[Resuming our deep dive into the structure, characters, and theme of the classic 1953 Western, Shane.]
The character of Little Joe or Joey (Brandon deWilde) is worth examining in some detail because he serves so many purposes in the story yet, if you think about it, the core of the drama doesn’t need him at all.
The movie is really about the gunfighter Shane (Alan Ladd) and the dynamics between him and Joe Starett (Van Heflin), him and Joe’s wife Marian (Jean Arthur), him and the cattle baron Rufe Ryker (Emile Meyer), and him and the gunslinger Wilson (Jack Palance).
Why Joey then?
If you and I were composing this tale from scratch, we might ask this very question:
Do we need this character at all?
Without Joey, there might be a story, but it wouldn’t carry half the emotional resonance or dramatic weight.
Let’s start our examination with the novel Shane by Jack Schaefer from which the movie originated. Consider the first two sentences:
He rode into our valley in the summer of ’89. I was a kid then, barely topping the backboard of father’s old chuck-wagon.
In other words, Joey is our narrator.
More important, Joey is our point of view.
In the book and in the movie, we the readers/audience will see everything through Joey’s eyes. This is critical.
Consider this comparison from the opening of another novel of about the same vintage:
When he was nearly thirteen, my brother Jem got his arm badly broken at the elbow … I maintain that the Ewells started it all, but Jem, who was four years my senior, said it started long before that. He said it began the summer Dill came to us, when Dill first gave us the idea of making Boo Radley come out.
From the first words of To Kill a Mockingbird, we are seeing the world through six-year-old Scout’s eyes. That point of view will color everything. We will see Tom Robinson through Scout’s eyes, and Bob Ewell, and Mayella Ewell. And we’ll see Scout’s father, Atticus Finch.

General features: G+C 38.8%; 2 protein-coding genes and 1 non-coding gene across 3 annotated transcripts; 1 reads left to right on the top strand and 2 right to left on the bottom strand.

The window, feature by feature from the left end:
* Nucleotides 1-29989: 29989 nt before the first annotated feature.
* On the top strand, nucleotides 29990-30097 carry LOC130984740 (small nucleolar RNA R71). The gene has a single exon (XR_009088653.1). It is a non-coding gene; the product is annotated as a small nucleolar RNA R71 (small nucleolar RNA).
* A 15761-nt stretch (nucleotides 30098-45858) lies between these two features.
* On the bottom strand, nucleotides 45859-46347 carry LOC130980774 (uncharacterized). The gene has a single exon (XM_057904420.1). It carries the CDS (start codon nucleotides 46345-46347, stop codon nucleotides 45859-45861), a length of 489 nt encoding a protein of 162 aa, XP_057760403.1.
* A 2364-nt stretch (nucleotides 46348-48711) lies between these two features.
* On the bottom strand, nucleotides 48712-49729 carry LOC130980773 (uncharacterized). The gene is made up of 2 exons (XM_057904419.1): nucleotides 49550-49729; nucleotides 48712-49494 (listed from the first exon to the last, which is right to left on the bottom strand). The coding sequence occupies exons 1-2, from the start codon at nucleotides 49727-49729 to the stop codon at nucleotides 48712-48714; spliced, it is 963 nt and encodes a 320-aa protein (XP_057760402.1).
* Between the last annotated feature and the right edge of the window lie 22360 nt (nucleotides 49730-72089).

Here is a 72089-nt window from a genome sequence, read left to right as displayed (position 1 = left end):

To Kill a Mockingbird will not be about Scout, any more than Shane is about Joey. Each character, instead, will be our window into the tale.
The thing for us as writers to keep in mind here is that this—the telling of the story through the eyes of one specific character—is a deliberate, conscious choice on the part of the artist.
Jack Schaefer writing the novel Shane and A.B. Guthrie, Jr. and Jack Sher (Schaefer’s screen pen name) writing the movie made this choice for very specific reasons.
Let’s examine two or three.
How does it help us as writers to have Joey as our point of view in the movie? How does it heighten the story’s emotional power? How does in reinforce the theme? How does it help us at critical inflection points in the story? And how does it pay off in the climax?
First, Joey’s POV colors the way we view Shane.
From minute one of the movie, Joey is smitten with Shane. Tucked into Joey’s belt is a carved wooden six-shooter, which he loves to “draw” in make-believe gun duels. On Shane’s hip rides the real thing.
Shane is obviously a gunfighter. Joey has probably never seen such a creature in his whole young life. His world is the universe of his father and mother and the other homesteaders in the valley—honest, hard-working, salt-of-the-earth farmers and ranchers, utterly devoid of glamour or romance.
Suddenly into Joey’s ken rides what to his impressionable young boy’s eyes must be the most magnetic, charismatic entity imaginable. Joey recognizes Shane’s vocation at once. He sees it in his buckskin shirt and trousers, the silver-studded saddle and bridle of his horse, and the way the man carries himself.
For contrast, consider how Joey’s father Joe perceives Shane.
Pa! Somebody’s comin’!
Well, let him come.
Big Joe too recognizes Shane at once for what he is.
Big Joe is too decent a man to deny the stranger a drink of water or even hospitality for the night. But his strongest (unspoken) wish is that this rider will saddle up in the morning and move on.
Joe’s wife Marian feels the same, at least the “mother” side of her. She doesn’t want trouble either. Though her woman’s heart, if she were willing to truly plumb it (which she isn’t), might admit that she is not entirely unmoved by the sex appeal of this obviously dangerous stranger.
But we are not seeing Shane through Joe’s eyes or Marian’s.
We’re seeing him through Joey’s.
Just as we see Atticus Finch through Scout’s eyes.
And through both these lenses, our protagonists can do (almost) nothing wrong.
This will prove critical as the tragedy of Shane (and it is a tragedy) unfolds.
More on this subject in the coming weeks.